Three shots and a mask

  • Rosie the Riveter—Rosie the Riveter

Published: 1/18/2022 9:12:57 AM
Modified: 1/18/2022 9:11:53 AM

During the World War II, Americans were asked to make sacrifices. Rationing was not only one of those ways, but it was a way Americans contributed to the war effort.

When the United States declared war after the attack on Pearl Harbor, the United States government created a system of rationing, limiting the amount of certain goods that a person could purchase. Supplies such as gasoline, butter, sugar and canned milk were rationed because they needed to be diverted to the war effort. War also disrupted trade, limiting the availability of some goods.

Americans received their first ration cards in May 1942. The first card, War Ration Card Number One, became known as the “Sugar Book,” for one of the commodities Americans could purchase with their ration card.

Other ration cards developed as the war progressed. Ration cards included stamps with drawings of airplanes, guns, tanks, aircraft, ears of wheat and fruit, which were used to purchase rationed items.

The OPA rationed automobiles, tires, gasoline, fuel oil, coal, firewood, nylon, silk, and shoes. Americans used their ration cards and stamps to take their meager share of household staples including meat, dairy, coffee, dried fruits, jams, jellies, lard, shortening, and oils.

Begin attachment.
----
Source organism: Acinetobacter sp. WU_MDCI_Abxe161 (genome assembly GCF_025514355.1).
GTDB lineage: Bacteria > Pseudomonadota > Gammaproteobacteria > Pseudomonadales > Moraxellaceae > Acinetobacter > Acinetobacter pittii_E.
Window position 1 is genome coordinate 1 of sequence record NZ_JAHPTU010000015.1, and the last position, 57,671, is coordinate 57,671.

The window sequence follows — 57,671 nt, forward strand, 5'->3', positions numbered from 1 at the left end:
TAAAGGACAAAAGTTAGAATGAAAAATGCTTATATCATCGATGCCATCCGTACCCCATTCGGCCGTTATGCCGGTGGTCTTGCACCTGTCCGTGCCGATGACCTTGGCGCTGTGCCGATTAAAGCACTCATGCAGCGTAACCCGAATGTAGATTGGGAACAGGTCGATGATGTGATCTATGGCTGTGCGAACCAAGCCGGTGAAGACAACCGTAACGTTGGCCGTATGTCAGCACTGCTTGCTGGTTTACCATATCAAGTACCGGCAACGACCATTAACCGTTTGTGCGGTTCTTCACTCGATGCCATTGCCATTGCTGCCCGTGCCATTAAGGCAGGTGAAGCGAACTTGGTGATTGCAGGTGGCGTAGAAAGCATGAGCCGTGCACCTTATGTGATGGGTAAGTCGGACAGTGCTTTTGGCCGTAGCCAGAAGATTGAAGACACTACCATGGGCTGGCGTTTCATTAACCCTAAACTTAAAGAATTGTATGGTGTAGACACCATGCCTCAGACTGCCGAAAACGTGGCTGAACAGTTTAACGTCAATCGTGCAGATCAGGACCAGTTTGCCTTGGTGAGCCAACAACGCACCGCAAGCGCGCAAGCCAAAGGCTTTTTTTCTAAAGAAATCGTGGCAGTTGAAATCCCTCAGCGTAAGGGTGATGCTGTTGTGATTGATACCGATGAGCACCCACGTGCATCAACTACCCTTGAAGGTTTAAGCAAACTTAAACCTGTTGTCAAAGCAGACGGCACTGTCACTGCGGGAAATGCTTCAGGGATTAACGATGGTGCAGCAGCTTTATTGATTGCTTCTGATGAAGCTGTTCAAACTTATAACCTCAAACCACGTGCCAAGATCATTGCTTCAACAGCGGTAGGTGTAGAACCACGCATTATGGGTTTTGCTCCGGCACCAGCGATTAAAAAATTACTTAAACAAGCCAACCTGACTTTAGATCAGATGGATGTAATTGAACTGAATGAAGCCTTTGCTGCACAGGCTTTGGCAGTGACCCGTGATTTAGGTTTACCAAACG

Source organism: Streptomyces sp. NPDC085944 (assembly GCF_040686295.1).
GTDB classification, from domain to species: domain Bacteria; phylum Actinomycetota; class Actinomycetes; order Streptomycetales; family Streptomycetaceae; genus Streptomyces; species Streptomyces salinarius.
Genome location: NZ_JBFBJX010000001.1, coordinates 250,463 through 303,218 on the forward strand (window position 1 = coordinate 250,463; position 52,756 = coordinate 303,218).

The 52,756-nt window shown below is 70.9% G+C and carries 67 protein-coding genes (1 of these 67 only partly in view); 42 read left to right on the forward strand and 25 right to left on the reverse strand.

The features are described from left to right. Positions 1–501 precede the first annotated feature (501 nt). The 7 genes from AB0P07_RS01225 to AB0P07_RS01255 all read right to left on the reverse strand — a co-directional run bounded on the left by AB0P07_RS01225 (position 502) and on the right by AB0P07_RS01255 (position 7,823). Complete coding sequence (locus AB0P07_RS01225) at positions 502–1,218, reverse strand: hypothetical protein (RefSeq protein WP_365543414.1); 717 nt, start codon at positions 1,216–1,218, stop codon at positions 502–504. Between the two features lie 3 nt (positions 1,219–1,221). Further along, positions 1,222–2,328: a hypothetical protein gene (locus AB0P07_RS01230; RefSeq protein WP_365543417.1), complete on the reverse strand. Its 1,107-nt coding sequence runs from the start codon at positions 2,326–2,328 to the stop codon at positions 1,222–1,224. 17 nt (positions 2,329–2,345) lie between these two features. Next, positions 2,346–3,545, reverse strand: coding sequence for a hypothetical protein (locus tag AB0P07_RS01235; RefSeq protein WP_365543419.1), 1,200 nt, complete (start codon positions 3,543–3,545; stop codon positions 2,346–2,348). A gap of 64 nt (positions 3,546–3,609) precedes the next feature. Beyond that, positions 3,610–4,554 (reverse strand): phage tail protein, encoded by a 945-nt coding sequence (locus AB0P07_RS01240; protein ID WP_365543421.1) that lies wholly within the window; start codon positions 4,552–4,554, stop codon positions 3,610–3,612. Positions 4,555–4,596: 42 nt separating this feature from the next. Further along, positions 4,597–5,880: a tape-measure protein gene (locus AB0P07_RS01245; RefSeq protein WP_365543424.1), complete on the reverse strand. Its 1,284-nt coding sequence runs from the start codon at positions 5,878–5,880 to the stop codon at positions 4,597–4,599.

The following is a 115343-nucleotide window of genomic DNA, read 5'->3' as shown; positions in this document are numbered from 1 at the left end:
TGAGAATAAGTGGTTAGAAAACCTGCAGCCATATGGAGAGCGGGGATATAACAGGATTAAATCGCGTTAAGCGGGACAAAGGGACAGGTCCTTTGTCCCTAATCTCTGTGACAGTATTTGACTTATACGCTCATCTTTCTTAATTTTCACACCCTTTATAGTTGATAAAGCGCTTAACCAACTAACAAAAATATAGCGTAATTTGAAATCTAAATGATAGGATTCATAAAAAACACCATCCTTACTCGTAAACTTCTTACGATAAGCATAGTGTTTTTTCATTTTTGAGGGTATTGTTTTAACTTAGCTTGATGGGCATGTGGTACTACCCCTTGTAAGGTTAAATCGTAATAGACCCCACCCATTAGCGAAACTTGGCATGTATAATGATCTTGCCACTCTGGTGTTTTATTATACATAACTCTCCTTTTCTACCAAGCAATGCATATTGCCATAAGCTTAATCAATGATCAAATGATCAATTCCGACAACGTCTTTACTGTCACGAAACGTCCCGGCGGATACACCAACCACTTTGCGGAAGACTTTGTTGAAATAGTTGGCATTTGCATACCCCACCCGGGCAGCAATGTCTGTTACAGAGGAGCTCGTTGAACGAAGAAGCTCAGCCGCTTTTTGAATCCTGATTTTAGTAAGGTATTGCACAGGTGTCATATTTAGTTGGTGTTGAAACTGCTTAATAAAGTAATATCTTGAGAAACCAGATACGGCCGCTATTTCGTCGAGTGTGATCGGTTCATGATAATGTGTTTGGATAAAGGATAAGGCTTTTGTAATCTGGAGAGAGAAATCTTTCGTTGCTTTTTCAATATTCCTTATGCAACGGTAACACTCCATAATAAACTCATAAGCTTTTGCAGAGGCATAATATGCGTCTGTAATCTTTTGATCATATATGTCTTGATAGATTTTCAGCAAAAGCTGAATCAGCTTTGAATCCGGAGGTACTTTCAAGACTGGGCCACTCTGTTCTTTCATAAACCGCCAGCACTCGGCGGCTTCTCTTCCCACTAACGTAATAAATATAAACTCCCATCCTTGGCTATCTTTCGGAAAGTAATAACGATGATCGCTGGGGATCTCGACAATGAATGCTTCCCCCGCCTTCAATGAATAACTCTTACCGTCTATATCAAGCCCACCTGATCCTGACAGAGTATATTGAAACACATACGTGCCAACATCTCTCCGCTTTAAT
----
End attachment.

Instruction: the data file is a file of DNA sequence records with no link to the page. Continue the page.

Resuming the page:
Americans learned, as they did during the Great Depression, to do without. Sacrificing certain items during the war became the norm for most Americans. It was considered a common good for the war effort, and it affected every American household.

Man if you asked the average American now to do this, they’d protest and whip out some flag or placard. Governors would make mandates. Laws, court battles .

Times indeed have changed. Not the America I grew up in.

During the war, this was poster painted by J. Howard Miller, “Rosie the Riveter.”

This pandemic is a world war. The lives lost, the businesses broken, the lives lost, the divisiveness, the lives lost. Buck up, be an American, three shots and a mask. Is that too much to ask?

Sounds like a blues song.

Jody Scalise

Buckland


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